# Absolute Value Equations Worksheet, Definition, Examples

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### Key Points about Absolute Value Equations

- Solving absolute value equations involves understanding the absolute value property and considering both the positive and negative values of the expression inside the absolute value bars.
- Graphing absolute value equations can be helpful in understanding their solutions and finding the solutions to the equation.
- Solving absolute value equations requires careful attention to detail and a methodical approach.

## Solving Absolute Value Equations

Solving absolute value equations is an important concept in mathematics that is used to solve equations that involve absolute values. Absolute value equations are equations in which the variable is within an absolute value expression. These equations can be tricky to solve, but with the right approach, anyone can master them.

To solve absolute value equations, one must first understand the absolute value property. The absolute value of a number is always positive, so when solving an absolute value equation, one must consider both the positive and negative values of the expression inside the absolute value bars. This can be done by setting up two equations and solving them separately.

Graphing absolute value equations can also be helpful in understanding their solutions. The graph of an absolute value equation is a V-shaped curve that opens upwards or downwards depending on the sign of the coefficient of the absolute value expression. By plotting the two cases of the equation separately, one can easily find the solutions to the equation.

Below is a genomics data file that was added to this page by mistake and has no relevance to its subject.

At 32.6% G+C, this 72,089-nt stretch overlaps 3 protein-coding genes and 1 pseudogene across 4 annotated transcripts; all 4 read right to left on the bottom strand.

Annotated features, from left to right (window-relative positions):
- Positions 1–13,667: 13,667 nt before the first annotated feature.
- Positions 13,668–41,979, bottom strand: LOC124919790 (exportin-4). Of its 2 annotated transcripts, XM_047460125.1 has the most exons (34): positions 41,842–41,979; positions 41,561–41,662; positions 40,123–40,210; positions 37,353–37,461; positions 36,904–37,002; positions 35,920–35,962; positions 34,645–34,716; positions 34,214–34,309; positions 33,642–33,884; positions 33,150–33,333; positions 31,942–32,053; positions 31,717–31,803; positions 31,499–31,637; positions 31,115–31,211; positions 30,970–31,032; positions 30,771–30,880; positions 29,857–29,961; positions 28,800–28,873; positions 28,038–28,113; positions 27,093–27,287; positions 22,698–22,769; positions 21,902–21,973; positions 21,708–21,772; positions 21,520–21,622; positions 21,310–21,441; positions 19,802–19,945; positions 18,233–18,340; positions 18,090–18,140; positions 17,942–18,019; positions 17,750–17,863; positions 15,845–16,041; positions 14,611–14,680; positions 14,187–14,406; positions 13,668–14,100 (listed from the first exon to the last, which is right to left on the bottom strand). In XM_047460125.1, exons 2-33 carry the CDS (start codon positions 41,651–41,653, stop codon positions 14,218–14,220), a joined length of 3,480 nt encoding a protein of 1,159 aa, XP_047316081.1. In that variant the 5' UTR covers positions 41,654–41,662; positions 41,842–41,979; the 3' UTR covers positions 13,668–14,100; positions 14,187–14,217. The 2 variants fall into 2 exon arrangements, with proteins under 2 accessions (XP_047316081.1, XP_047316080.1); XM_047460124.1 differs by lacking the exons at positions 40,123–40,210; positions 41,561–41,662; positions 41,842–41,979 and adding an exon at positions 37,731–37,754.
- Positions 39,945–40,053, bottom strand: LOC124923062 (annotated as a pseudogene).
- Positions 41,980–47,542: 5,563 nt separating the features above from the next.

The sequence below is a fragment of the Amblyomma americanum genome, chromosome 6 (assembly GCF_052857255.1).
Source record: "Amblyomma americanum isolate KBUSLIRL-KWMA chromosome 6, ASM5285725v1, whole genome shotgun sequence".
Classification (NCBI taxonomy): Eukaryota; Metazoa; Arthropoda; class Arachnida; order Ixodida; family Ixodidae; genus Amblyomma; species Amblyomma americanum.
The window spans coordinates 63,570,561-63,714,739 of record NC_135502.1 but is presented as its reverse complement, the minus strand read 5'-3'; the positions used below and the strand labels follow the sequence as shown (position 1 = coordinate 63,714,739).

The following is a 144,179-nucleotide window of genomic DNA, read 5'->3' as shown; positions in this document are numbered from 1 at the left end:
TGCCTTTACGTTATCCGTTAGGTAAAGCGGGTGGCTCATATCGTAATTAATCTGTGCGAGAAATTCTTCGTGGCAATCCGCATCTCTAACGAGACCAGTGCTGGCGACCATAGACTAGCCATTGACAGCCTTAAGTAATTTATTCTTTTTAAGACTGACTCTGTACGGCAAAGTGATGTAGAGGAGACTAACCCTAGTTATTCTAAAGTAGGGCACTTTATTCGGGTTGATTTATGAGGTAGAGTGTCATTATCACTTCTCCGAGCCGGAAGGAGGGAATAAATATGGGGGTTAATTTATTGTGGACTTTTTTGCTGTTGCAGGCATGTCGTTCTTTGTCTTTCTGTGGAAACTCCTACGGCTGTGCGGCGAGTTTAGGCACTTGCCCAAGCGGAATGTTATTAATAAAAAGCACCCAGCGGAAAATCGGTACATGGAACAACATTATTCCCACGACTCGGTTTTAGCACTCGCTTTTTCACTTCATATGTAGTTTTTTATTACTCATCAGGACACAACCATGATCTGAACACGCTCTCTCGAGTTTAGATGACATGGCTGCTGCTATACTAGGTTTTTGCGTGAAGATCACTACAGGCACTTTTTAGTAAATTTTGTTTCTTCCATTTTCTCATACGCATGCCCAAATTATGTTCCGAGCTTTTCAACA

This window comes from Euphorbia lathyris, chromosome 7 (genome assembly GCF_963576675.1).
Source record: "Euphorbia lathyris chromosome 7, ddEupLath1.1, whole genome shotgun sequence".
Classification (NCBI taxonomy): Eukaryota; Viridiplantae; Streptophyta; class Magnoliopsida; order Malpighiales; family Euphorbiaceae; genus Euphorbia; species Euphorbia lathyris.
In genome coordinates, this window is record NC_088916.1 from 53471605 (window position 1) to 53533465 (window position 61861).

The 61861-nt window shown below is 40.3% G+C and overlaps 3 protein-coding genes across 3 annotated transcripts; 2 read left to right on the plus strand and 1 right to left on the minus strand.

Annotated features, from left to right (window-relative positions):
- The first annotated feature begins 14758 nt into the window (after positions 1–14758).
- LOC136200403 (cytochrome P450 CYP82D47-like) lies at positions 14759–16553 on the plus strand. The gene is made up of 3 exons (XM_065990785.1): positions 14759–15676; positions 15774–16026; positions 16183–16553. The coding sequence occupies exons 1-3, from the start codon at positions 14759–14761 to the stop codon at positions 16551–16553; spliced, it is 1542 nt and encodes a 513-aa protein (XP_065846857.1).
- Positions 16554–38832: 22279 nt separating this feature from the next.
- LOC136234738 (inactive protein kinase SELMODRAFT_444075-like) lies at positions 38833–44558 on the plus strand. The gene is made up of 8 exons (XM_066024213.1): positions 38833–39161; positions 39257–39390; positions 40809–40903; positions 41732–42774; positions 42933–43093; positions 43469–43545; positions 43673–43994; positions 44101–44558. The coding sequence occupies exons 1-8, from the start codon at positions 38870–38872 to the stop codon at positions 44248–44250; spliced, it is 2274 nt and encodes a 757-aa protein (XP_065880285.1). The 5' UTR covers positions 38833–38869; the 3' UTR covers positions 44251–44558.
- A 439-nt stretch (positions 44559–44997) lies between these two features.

**Common Core Standard:**

**How to Solve Absolute Value Equations**

Absolute value equations are equations that involve the absolute value of a variable. To solve these equations, follow these three steps:

**Isolate the Absolute Value**

The first step in solving an absolute value equation is to isolate the absolute value by moving all other terms to the other side of the equation. For example, consider the equation:

|2x – 3| = 5

To isolate the absolute value, add 3 to both sides:

|2x – 3| + 3 = 5 + 3

Simplify:

|2x – 3| = 8

**Split into Two Separate Equations**

The next step is to split the equation into two separate equations, one with a positive absolute value and one with a negative absolute value. For example, for the equation:

|2x – 3| = 8

We split it into two equations:

2x – 3 = 8 or 2x – 3 = -8

**Solve Each Equation Separately**

Finally, solve each equation separately. For the first equation, we have:

2x – 3 = 8

Add 3 to both sides:

2x = 11

Divide by 2:

x = 5.5

For the second equation, we have:

2x – 3 = -8

Add 3 to both sides:

2x = -5

Divide by 2:

x = -2.5

Therefore, the solutions to the original equation are x = 5.5 and x = -2.5.

In summary, to solve an absolute value equation, isolate the absolute value, split into two separate equations, and solve each equation separately.

**Absolute Value Equations Definition**

Absolute value equations are equations that involve the absolute value of a variable. The absolute value of a number is its distance from zero on the number line. It is always a non-negative value. For example, the absolute value of 5 is 5, and the absolute value of -5 is also 5.

In mathematical notation, the absolute value of a number is represented by two vertical bars surrounding the number. For instance, the absolute value of x is written as |x|.

An absolute value equation is an equation that contains an absolute value expression. The general form of an absolute value equation is:

|f(x)| = g(x)

where f(x) is a function of x, and g(x) is a function of x. The goal is to find the values of x that make the absolute value expression equal to g(x).

Absolute value equations can be solved using algebraic methods. The basic idea is to isolate the absolute value expression and then split the equation into two cases: one where the expression is positive and another where it is negative.

Overall, absolute value equations play an important role in mathematics and are used in various fields such as physics, engineering, and economics.